Actions show more than words
Late last week, during a rally with President Trump in Huntington, West Virginia Gov. Jim Justice announced he was switching political parties — going from Democrat to Republican.
To be clear, the governor actually was returning to the Republican party after approximately two years. We must remember, he changes his voter registration to Democrat shortly in 2015, shortly before announcing his intentions to seek office.
In fact, Gov. Justice has admitted to switching parties numerous times during his life.
This time, he said it was because he felt as if the Democrats in the Legislature (currently the minority party) didn’t support him enough in some of his proposals.
He also said he feels as if being a Republican (again) will help West Virginia’s relationship with the federal government, explaining he has visited with Trump administration officials recently to discuss program ideas.
If I was the governor, I would worry more about my relationship with the Legislature than the White House at this point.
This is a governor who, during his first several months in office, has been more of a showman than a leader. He has made personal comments about Republican legislative officials, carried a copy of a budget proposal out on a silver tray and covered in cow manure, discussed an intention to light the emergency beacon on top of the Capitol dome as a negotiating tactic, among other things.
What’s to say the Republican leadership will work with him now, just because he has a different letter by his name?
West Virginia needs people who are willing to work with everyone, look at as many options as possible, and find what will work best to benefit our state. We don’t need a bad Atlantic City lounge act.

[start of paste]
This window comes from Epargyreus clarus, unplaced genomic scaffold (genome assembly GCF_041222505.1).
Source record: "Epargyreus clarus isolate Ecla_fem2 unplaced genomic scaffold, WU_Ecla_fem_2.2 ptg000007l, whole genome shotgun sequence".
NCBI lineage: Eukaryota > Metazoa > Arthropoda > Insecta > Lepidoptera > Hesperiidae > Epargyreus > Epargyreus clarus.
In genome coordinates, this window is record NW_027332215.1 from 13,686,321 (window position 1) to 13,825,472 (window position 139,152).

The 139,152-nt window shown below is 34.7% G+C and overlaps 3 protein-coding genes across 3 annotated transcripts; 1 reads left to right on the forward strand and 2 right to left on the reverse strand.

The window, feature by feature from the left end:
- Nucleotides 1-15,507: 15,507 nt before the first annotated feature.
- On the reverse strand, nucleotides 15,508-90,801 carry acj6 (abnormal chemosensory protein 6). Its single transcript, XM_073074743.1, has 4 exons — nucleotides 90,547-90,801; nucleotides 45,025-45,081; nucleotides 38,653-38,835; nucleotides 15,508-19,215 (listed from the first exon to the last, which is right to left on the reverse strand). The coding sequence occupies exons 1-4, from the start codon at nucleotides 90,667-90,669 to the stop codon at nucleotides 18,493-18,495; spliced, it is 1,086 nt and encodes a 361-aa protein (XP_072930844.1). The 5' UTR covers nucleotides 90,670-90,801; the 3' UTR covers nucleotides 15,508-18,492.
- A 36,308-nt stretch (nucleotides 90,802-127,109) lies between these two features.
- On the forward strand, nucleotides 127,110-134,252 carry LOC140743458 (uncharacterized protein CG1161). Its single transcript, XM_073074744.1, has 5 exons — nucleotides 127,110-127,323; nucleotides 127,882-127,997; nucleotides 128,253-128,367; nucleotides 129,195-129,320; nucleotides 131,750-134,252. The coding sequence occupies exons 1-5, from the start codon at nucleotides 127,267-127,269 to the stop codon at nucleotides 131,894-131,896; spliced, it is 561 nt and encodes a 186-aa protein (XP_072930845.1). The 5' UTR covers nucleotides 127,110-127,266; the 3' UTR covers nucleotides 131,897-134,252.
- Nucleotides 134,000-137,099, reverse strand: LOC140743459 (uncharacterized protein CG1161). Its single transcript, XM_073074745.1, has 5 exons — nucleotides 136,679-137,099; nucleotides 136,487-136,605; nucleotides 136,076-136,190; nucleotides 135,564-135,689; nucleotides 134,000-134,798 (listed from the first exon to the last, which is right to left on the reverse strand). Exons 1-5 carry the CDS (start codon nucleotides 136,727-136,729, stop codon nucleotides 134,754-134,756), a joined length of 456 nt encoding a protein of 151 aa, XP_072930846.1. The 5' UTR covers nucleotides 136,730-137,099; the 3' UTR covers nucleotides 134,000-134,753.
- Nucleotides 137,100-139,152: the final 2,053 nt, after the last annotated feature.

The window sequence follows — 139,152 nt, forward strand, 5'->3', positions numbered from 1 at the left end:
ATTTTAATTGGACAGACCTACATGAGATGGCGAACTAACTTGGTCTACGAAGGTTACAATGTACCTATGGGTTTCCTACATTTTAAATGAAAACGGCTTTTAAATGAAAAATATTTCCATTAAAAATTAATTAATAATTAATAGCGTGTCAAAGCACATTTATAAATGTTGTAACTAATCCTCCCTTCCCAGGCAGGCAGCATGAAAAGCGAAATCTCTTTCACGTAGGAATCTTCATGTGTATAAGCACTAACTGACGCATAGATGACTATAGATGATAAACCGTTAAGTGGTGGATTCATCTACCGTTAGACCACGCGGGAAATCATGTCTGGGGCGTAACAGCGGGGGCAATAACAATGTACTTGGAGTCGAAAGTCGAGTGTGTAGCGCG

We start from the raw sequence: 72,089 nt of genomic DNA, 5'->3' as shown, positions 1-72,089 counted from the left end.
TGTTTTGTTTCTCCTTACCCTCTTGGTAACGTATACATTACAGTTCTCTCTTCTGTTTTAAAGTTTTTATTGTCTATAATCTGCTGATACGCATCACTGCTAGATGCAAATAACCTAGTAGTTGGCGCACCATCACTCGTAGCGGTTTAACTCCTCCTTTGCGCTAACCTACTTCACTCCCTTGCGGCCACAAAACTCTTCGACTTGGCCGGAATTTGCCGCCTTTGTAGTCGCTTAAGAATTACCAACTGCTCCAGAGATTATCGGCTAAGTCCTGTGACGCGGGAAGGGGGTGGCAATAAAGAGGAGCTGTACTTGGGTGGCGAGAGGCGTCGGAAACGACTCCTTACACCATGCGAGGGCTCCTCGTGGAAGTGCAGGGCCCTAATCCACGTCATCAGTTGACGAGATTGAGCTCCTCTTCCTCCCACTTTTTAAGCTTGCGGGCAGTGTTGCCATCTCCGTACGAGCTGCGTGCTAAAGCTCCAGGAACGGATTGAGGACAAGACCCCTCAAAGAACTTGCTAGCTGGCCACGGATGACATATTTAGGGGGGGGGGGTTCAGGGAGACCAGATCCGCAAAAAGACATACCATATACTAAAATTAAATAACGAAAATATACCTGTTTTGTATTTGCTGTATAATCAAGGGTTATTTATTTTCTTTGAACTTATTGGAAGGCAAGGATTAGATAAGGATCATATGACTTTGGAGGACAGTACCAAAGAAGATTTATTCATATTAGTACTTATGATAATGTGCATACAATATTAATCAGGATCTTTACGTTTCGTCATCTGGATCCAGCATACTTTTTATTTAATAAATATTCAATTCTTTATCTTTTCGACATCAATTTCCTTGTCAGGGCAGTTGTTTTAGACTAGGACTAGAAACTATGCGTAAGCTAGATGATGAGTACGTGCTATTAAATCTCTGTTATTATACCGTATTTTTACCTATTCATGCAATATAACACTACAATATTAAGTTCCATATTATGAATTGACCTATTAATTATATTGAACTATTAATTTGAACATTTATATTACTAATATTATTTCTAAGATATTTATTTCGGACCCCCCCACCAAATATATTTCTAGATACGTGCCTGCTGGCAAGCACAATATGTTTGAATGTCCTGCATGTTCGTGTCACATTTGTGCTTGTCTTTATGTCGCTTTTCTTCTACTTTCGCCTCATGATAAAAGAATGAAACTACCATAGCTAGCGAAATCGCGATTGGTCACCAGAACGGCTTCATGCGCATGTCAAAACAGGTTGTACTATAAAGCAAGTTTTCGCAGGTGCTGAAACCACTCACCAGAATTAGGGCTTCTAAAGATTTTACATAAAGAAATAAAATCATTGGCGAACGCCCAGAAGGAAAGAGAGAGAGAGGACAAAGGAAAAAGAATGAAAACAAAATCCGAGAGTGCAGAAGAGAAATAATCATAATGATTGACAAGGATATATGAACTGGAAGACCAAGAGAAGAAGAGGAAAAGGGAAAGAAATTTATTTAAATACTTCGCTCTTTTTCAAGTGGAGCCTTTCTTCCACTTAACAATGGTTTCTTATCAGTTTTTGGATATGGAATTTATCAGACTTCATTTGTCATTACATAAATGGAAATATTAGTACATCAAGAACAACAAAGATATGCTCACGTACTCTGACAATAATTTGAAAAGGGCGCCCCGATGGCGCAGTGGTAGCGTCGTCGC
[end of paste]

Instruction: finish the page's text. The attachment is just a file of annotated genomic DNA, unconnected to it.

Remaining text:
I also would worry about what the voters of West Virginia think about someone who changes his political allegiance on a whim.
Political parties, traditionally, have been a reflection of a person’s values and beliefs. We are supposed to have a good idea of where an elected official stands on the issues based on that affiliation.
What does it say about someone who changes that affiliation just because they think it will help them out more in the future, or because they feel others haven’t supported them enough?
Is that really someone we want in a position of leadership?
In politics, just as in life, we can say just about anything we want. Politicians can make promises of any size and shape, and often do in an attempt to stay in office.
It’s their actions while there which will be remembered. Those actions are what the voting public will keep in mind the next time they step into the voting booth.
(Howell, a resident of Colliers, is managing editor of The Weirton Daily Times, and can be contacted at firstname.lastname@example.org or followed on Twitter @CHowellWDT)